Note - BerkeleyLUG blog posts are written by BerkeleyLUG members of various backgrounds, levels of experience etc... The views and opinions in each blog post do not represent the views of the group as a whole or the founders.

Design Principles as a UX tool: Part 1

Posted on Sunday, February 22, 2015 at 12:02 pm by grantbow


I found a great article from voctorops on the principles of design. This is part 1 in a series. What do you think?

We meet at Bobby G’s Pizzeria on the second and fourth Sundays of each month from Noon to 3PM in Berkeley near the Downtown Berkeley BART station. Bobby G’s is on University Ave near Shattuck Ave. We hope you join us, join the discussion on our email list and/or join us in #berkeleylug on freenode.net by following the tabs at the top.


Trusting Open Source – Security & Reliability

Posted on Sunday, February 15, 2015 at 11:56 am by grantbow


Lots to say here. We know that many eyes make bugs shallow. Reliable, available, scalable systems can not get very far if they are not secure and results are not repeatable. President Obama visited Stanford this week. He was specifically focusing on student data privacy but the same issues apply to every web user. He was encouraging the private sector to work with government to find solutions. I hope the comments section facilitates a good discussion.

We meet at Bobby G’s Pizzeria on the second and fourth Sundays of each month from Noon to 3PM in Berkeley near the Downtown Berkeley BART station. Bobby G’s is on University Ave near Shattuck Ave. We hope you join us, join the discussion on our email list and/or join us in #berkeleylug on freenode.net by following the tabs at the top.


jquery newsticker

Posted on Saturday, January 10, 2015 at 11:11 pm by grantbow


I recently implemented jquery newsticker for an intranet site. It is developed on github. It claims to be a "lightweight and easy to use news ticker" and I think they have done a good job. Has anyone else implemented a ticker?

We meet at Bobby G’s Pizzeria on the second and fourth Sundays of each month from Noon to 3PM in Berkeley near the Downtown Berkeley BART station. Bobby G’s is on University Ave near Shattuck Ave. We hope you join us, join the discussion on our email list and/or join us in #berkeleylug on freenode.net by following the tabs at the top.


SDR for $15

Posted on Sunday, December 14, 2014 at 3:34 pm by grantbow


At the meeting today several of us Amateur Radio people found an inexpensive 25MHz-1700MHz software defined radio receiver an extremely cool development. This wasn’t possible at this price in a consumer product until recently.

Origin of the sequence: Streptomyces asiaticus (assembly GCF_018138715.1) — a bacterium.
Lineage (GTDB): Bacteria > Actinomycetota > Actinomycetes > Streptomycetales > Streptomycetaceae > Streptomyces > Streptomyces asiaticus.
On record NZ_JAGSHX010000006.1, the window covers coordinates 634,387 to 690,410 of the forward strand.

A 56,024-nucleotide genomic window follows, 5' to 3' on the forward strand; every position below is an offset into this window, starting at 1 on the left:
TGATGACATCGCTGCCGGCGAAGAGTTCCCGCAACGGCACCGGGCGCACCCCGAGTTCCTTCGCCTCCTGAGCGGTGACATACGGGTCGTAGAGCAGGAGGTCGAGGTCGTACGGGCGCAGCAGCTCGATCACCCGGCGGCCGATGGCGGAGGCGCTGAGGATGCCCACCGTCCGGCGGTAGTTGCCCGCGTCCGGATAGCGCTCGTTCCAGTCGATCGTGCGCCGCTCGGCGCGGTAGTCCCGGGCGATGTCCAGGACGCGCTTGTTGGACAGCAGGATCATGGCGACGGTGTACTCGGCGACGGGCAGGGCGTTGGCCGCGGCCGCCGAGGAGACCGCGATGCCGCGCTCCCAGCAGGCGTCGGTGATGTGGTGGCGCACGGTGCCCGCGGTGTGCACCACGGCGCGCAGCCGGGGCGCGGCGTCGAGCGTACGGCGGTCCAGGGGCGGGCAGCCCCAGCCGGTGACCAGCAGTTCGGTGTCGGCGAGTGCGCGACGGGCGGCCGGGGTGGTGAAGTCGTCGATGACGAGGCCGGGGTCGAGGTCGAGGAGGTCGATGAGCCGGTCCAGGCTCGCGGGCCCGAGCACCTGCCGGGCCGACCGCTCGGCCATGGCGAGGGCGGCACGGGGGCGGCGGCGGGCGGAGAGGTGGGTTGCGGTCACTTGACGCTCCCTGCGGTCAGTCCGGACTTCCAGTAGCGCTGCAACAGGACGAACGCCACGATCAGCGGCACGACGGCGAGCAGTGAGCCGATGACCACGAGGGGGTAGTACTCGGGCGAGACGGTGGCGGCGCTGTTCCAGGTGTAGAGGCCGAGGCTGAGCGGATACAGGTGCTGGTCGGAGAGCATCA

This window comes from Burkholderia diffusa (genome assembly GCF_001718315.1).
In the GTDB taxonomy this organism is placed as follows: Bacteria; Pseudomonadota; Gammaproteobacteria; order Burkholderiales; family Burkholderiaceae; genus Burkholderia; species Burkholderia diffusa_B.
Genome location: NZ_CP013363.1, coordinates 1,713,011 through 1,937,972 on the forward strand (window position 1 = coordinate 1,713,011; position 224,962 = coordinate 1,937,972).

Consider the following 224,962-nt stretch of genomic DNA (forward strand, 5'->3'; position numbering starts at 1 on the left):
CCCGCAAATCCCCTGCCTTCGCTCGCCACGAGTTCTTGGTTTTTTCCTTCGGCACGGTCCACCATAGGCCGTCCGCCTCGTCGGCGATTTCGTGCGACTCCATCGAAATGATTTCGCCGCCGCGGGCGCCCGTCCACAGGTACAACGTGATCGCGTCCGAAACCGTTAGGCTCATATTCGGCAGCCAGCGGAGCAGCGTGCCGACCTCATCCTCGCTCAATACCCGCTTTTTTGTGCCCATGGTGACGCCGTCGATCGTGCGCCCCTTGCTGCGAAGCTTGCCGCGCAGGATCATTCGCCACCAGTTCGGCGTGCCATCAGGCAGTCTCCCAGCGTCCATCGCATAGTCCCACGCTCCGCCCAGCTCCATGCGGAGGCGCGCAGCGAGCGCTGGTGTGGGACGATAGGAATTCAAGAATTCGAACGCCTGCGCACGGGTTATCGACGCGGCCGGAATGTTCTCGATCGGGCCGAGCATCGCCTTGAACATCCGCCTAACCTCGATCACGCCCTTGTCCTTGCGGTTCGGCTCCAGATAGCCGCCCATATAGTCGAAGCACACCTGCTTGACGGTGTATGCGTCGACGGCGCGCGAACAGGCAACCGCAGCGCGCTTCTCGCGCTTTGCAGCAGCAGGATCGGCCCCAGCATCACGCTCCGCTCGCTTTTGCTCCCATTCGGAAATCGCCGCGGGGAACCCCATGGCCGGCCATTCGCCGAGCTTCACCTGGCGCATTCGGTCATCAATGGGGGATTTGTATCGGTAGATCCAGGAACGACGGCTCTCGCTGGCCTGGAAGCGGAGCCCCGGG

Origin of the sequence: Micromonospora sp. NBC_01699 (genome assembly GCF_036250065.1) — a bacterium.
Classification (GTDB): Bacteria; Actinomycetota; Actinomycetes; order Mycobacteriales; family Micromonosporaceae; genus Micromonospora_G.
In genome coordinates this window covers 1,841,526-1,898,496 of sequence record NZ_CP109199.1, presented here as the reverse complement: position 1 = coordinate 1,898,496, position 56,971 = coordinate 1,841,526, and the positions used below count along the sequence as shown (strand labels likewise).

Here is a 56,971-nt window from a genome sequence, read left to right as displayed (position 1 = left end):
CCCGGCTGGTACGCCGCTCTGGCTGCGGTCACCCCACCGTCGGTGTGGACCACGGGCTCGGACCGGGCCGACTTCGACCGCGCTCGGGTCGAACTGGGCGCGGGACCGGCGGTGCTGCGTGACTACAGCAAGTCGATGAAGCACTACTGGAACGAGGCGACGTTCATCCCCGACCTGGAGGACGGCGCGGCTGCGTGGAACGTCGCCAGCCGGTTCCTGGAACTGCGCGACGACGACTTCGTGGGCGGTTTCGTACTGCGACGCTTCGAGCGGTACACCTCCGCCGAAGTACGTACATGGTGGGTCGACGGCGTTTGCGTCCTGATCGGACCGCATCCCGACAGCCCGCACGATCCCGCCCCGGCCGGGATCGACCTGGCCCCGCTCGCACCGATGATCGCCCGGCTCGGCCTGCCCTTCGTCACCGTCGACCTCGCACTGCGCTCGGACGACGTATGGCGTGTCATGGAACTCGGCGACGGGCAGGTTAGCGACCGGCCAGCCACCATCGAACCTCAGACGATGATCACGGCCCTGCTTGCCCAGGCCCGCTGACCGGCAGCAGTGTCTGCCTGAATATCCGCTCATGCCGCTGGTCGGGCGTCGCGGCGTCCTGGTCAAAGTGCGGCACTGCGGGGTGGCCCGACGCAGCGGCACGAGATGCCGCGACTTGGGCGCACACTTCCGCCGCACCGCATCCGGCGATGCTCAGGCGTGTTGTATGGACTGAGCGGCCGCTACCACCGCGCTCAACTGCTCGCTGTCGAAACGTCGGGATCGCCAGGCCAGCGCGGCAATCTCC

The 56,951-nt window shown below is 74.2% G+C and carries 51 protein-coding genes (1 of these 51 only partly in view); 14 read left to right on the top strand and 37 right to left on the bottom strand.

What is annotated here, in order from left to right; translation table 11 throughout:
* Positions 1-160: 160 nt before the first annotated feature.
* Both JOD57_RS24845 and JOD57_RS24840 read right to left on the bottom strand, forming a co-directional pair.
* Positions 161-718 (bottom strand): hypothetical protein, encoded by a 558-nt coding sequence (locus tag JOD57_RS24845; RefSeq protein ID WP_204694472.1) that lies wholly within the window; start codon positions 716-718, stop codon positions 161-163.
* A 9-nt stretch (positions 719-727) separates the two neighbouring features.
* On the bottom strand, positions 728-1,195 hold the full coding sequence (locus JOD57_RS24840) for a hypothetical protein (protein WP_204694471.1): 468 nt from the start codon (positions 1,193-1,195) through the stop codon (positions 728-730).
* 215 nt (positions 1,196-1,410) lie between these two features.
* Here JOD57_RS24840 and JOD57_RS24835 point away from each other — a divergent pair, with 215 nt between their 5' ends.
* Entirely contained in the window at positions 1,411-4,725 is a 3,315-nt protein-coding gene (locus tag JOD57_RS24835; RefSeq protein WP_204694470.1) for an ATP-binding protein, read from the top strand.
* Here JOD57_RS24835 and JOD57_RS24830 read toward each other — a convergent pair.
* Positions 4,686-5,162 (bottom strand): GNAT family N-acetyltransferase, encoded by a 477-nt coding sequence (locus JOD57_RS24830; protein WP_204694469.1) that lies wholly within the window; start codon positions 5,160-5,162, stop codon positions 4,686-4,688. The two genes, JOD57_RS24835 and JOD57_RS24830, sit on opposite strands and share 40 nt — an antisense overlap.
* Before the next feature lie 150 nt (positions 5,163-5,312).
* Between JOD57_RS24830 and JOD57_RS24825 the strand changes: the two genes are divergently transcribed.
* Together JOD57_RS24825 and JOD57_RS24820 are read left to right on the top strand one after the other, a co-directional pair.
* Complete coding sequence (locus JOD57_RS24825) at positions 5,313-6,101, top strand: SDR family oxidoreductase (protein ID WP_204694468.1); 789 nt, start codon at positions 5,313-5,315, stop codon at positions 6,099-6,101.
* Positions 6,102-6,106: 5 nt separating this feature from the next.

We meet at Bobby G’s Pizzeria on the second and fourth Sundays of each month from Noon to 3PM in Berkeley near the Downtown Berkeley BART station. Bobby G’s is on University Ave near Shattuck Ave. We hope you join us, join the discussion on our email list and/or join us in #berkeleylug on freenode.net by following the tabs at the top.


anyenv

Posted on Sunday, November 30, 2014 at 12:17 pm by grantbow


Does anyone have experience using anyenv? How did it go?

TLDR version: In updating our meetings page for the new year I needed the Date::Calc perl module to run Michael’s great code. Turns out my perlbrew environment for perl was broken. I spoke to some folks in #perl on freenode.net and got some good advice. I was getting some strange errors but as I described on StackOverflow I solved the problem by re-installing 5.20.1 using perlbrew.pl.

However another related perlbrew tagged question with an upvoted answer pointed me to anyenv.

So, ruby users use rbenv to install ruby versions. Perlbrew is used for perl. anyenv is a wrapper that handles ruby, perl and other languages. As a lazy sysadmin this looks like a nice way to install these environments if it delivers on it’s promise. The dependency modules for each language must be written well and it needs to be secure. At least one reviewer liked it. Openhub’s review says it has low activity. Do you have any experiences with anyenv? How did it go?

We meet at Bobby G’s Pizzeria on the second and fourth Sundays of each month from Noon to 3PM in Berkeley near the Downtown Berkeley BART station. Bobby G’s is on University Ave near Shattuck Ave. We hope you join us, join the discussion on our email list and/or join us in #berkeleylug on freenode.net by following the tabs at the top.


Lean IT

Posted on Sunday, November 9, 2014 at 1:30 pm by grantbow


Information Technology (IT) has been getting leaner, doing more with less. Moore’s law marches on but CPU speeds and memory density aren’t often the primary impediments to getting something done. Lean IT is the application of some older ideas to IT using newer technologies. What have been your experiences with this?

We meet at Bobby G’s Pizzeria on the second and fourth Sundays of each month from Noon to 3PM in Berkeley near the Downtown Berkeley BART station. Bobby G’s is on University Ave near Shattuck Ave. We hope you join us, join the discussion on our email list and/or join us in #berkeleylug on freenode.net by following the tabs at the top.


The Phoenix Project

Posted on Saturday, October 25, 2014 at 2:52 pm by grantbow


In 2009 DevOps was born as described in a book, The Phoenix Project. I also tweeted about it. I’m just finishing the book and would like to discuss it with the group.